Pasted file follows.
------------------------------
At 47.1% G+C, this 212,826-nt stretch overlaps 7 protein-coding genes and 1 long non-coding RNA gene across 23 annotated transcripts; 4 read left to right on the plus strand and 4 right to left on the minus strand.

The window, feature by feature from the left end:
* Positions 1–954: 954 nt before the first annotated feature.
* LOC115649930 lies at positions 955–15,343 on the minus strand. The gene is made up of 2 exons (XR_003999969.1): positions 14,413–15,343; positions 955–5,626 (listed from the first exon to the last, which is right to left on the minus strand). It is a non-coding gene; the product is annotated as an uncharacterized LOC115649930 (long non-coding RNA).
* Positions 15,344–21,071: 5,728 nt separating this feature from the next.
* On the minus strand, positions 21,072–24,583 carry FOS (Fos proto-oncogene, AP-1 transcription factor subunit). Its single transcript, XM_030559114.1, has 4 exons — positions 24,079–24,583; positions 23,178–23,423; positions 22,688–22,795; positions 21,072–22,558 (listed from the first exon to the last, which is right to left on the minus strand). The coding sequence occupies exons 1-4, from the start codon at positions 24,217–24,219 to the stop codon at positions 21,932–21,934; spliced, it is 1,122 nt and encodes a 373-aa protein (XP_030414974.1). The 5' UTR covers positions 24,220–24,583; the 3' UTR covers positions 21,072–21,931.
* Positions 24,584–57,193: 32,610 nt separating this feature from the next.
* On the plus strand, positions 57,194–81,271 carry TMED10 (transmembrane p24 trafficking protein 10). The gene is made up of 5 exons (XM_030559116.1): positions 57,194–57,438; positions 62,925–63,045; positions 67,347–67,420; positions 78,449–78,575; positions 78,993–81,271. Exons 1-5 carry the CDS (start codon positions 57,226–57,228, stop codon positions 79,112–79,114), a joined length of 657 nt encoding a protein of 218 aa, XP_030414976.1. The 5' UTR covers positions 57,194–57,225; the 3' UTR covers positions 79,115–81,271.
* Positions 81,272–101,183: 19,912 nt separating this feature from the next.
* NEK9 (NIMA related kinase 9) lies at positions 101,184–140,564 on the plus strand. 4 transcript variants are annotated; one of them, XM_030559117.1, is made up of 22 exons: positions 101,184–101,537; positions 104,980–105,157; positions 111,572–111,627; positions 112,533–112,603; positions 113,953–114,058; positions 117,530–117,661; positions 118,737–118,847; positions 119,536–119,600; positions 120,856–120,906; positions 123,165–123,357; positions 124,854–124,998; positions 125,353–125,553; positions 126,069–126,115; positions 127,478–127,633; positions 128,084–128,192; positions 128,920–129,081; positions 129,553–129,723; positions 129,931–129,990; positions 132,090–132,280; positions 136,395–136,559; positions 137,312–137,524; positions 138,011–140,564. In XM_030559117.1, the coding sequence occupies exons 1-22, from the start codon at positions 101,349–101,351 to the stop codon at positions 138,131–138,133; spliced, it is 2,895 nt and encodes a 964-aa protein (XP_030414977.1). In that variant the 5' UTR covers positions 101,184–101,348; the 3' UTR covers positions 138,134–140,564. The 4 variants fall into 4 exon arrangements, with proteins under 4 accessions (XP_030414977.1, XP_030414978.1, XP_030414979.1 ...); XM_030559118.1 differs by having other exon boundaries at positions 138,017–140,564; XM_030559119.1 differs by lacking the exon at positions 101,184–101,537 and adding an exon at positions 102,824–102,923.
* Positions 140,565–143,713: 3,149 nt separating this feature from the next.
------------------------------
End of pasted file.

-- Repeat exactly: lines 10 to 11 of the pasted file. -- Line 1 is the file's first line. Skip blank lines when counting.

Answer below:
* NEK9 (NIMA related kinase 9) lies at positions 101,184–140,564 on the plus strand. 4 transcript variants are annotated; one of them, XM_030559117.1, is made up of 22 exons: positions 101,184–101,537; positions 104,980–105,157; positions 111,572–111,627; positions 112,533–112,603; positions 113,953–114,058; positions 117,530–117,661; positions 118,737–118,847; positions 119,536–119,600; positions 120,856–120,906; positions 123,165–123,357; positions 124,854–124,998; positions 125,353–125,553; positions 126,069–126,115; positions 127,478–127,633; positions 128,084–128,192; positions 128,920–129,081; positions 129,553–129,723; positions 129,931–129,990; positions 132,090–132,280; positions 136,395–136,559; positions 137,312–137,524; positions 138,011–140,564. In XM_030559117.1, the coding sequence occupies exons 1-22, from the start codon at positions 101,349–101,351 to the stop codon at positions 138,131–138,133; spliced, it is 2,895 nt and encodes a 964-aa protein (XP_030414977.1). In that variant the 5' UTR covers positions 101,184–101,348; the 3' UTR covers positions 138,134–140,564. The 4 variants fall into 4 exon arrangements, with proteins under 4 accessions (XP_030414977.1, XP_030414978.1, XP_030414979.1 ...); XM_030559118.1 differs by having other exon boundaries at positions 138,017–140,564; XM_030559119.1 differs by lacking the exon at positions 101,184–101,537 and adding an exon at positions 102,824–102,923.
* Positions 140,565–143,713: 3,149 nt separating this feature from the next.